The Court of Appeal has upheld the legal claim filed by artist Rihanna
against Topshop owner Arcadia Group, after the group requested to overturn
the previous ruling in which the highstreet retailer was ordered to pay her
200,000 pounds in damages for using an unauthorised image of her on a
T-shirt, without her permission.

The UK Court has banned Topshop from selling the infamous T-shirts, which
featured an image of Rihanna taken in 2013, but the fashion retailer
appealed the injunction granted in Rihanna’s favour. The original ruling,
which has been handed down by High Court Judge, Justice Birss’s stated that
Topshop had fallen foul of “passing off” laws, and by selling the t-shirt
the high street retailer deceived customers into thinking that the artists
endorsed the garment, or that it had authorisation to copy her likeness,
which it did not. In fact, at the time Rihanna had recently signed an
exclusive agreement to design clothes for rival retailer, River Island and
had no personal connection to Topshop.

“Celebrity culture is so all-pervasive now. This judgment affirms the
principle that use of a celebrity’s image on a product could mislead the
public into believing that it is officially endorsed by that person,”
commented Arty Rajendra, Partner at IP law firm Rouse Legal. “It’s a
natural update of the law of passing off in the modern world – celebrity
merchandising rights are extremely valuable, and huge investment is often
made into cultivating and sustaining a particular image. It’s right that
unlicensed manufacturers should not be able to take advantage of that
investment and that customers are not deceived into thinking they are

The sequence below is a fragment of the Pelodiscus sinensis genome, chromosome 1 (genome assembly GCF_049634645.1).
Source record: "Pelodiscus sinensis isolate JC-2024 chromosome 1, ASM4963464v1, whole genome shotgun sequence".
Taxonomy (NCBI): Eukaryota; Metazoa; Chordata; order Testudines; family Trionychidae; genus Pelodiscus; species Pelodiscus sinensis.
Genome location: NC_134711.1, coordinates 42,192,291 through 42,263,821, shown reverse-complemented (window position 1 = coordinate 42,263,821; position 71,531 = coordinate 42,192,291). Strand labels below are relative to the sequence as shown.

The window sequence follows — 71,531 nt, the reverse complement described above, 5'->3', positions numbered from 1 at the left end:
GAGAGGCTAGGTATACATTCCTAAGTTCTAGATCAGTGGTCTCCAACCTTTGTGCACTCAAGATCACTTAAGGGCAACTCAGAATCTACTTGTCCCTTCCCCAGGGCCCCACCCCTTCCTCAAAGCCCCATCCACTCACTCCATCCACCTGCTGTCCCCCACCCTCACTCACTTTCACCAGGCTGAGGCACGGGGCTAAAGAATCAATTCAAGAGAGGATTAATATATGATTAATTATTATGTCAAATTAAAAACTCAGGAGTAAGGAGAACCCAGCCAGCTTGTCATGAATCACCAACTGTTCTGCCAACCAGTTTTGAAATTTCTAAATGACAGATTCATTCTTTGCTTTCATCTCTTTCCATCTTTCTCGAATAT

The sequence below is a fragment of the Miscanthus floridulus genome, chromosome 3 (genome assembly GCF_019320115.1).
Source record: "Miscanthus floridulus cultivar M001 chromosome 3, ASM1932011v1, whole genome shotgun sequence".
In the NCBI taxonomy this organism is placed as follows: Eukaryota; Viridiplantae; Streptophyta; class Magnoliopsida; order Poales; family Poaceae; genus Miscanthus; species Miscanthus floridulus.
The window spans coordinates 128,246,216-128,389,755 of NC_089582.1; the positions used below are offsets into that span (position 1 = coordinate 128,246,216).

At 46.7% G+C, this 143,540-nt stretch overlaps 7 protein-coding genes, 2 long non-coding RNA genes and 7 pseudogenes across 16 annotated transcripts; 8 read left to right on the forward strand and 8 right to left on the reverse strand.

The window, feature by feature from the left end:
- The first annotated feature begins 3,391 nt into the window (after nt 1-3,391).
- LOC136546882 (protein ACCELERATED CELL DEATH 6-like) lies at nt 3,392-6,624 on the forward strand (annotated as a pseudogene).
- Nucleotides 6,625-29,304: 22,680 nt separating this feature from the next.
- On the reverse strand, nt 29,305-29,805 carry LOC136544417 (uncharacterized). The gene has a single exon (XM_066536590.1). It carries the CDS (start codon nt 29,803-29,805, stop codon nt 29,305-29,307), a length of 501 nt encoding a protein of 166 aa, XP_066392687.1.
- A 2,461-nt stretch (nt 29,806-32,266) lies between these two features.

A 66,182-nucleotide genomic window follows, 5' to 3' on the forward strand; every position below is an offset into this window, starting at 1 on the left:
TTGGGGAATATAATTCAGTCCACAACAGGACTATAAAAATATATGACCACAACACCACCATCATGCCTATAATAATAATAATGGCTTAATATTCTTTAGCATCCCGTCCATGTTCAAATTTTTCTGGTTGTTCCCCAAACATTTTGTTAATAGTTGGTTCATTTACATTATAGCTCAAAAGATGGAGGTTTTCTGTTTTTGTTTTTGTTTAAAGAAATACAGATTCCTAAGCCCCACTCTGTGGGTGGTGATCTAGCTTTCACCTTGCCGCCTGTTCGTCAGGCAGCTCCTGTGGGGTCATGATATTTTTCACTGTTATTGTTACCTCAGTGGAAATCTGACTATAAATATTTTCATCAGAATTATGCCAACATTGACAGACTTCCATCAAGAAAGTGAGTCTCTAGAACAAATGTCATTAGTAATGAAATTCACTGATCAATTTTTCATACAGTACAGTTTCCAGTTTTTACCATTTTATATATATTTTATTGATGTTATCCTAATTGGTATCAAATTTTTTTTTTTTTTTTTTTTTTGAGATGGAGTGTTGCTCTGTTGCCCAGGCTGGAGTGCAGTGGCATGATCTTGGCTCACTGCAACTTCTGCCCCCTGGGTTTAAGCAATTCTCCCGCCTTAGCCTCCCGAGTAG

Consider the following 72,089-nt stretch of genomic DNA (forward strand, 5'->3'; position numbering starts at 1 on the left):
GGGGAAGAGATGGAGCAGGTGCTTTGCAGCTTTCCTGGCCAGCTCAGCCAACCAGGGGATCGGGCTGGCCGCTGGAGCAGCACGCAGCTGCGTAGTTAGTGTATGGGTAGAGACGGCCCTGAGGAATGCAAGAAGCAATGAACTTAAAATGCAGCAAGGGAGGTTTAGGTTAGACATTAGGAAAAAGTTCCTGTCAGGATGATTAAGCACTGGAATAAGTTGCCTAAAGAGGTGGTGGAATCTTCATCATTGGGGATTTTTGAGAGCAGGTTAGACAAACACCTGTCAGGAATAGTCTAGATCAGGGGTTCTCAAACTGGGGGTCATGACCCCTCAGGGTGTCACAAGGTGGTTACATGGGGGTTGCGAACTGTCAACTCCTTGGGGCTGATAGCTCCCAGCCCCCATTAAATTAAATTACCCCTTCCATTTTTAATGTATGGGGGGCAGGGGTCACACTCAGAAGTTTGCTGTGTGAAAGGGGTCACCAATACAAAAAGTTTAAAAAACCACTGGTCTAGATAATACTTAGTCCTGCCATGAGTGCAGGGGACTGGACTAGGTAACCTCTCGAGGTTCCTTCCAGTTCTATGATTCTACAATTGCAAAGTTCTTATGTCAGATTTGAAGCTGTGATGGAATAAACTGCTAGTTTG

buying ‘authorised’ products.”

Ben Mooneapillay, Partner and trade mark attorney at JA Kemp, specialising
in the fashion sector added: “This judgment does not mean that from now on
all merchandise bearing images of celebrities must have been approved by
the celebrities concerned. This case rests on a very specific set of facts.
Generally speaking, retailers can continue to sell goods bearing celebrity
images provided they have obtained permission from the person who owns the
copyright in the image. This particular image resonated with fans more than
other images of Rihanna as it was taken from a controversial music video
shoot. Rihanna’s previous association with Topshop also meant that
consumers may have more reason to believe that she was endorsing the
product. It was these facts that made Topshop’s sale of the product

“We may now see an increase in the number of celebrities challenging the
use of their image if they have previously been associated with the seller
of the merchandise. This is only likely to apply to large retailers who can
afford these celebrity associations, not market stall holders.”

If Topshop wishes to appeal again, Arcadia Group will have to seek
permission from the Supreme Court, not an easy task.

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